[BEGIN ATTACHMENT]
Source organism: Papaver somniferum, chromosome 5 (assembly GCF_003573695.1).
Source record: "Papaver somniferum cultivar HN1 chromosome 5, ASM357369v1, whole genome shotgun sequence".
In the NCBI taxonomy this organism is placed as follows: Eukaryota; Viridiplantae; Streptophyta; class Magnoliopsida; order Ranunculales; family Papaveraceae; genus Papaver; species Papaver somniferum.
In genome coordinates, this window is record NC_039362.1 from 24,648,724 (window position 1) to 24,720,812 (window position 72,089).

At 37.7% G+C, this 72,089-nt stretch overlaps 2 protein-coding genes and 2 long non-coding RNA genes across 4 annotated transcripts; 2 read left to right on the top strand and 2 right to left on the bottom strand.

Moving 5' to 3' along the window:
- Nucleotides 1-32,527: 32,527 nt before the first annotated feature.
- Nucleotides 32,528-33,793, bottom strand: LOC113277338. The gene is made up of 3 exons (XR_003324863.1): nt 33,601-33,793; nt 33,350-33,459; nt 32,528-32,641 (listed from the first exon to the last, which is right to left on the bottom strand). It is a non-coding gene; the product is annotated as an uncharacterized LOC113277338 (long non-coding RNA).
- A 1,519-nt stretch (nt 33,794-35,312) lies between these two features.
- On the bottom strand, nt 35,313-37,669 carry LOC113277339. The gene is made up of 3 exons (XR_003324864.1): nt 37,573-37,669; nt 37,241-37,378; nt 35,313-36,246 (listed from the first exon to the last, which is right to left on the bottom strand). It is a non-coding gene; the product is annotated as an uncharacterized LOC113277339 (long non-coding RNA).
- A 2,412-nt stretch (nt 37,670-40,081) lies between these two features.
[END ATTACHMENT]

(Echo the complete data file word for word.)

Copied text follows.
Source organism: Papaver somniferum, chromosome 5 (assembly GCF_003573695.1).
Source record: "Papaver somniferum cultivar HN1 chromosome 5, ASM357369v1, whole genome shotgun sequence".
In the NCBI taxonomy this organism is placed as follows: Eukaryota; Viridiplantae; Streptophyta; class Magnoliopsida; order Ranunculales; family Papaveraceae; genus Papaver; species Papaver somniferum.
In genome coordinates, this window is record NC_039362.1 from 24,648,724 (window position 1) to 24,720,812 (window position 72,089).

At 37.7% G+C, this 72,089-nt stretch overlaps 2 protein-coding genes and 2 long non-coding RNA genes across 4 annotated transcripts; 2 read left to right on the top strand and 2 right to left on the bottom strand.

Moving 5' to 3' along the window:
- Nucleotides 1-32,527: 32,527 nt before the first annotated feature.
- Nucleotides 32,528-33,793, bottom strand: LOC113277338. The gene is made up of 3 exons (XR_003324863.1): nt 33,601-33,793; nt 33,350-33,459; nt 32,528-32,641 (listed from the first exon to the last, which is right to left on the bottom strand). It is a non-coding gene; the product is annotated as an uncharacterized LOC113277338 (long non-coding RNA).
- A 1,519-nt stretch (nt 33,794-35,312) lies between these two features.
- On the bottom strand, nt 35,313-37,669 carry LOC113277339. The gene is made up of 3 exons (XR_003324864.1): nt 37,573-37,669; nt 37,241-37,378; nt 35,313-36,246 (listed from the first exon to the last, which is right to left on the bottom strand). It is a non-coding gene; the product is annotated as an uncharacterized LOC113277339 (long non-coding RNA).
- A 2,412-nt stretch (nt 37,670-40,081) lies between these two features.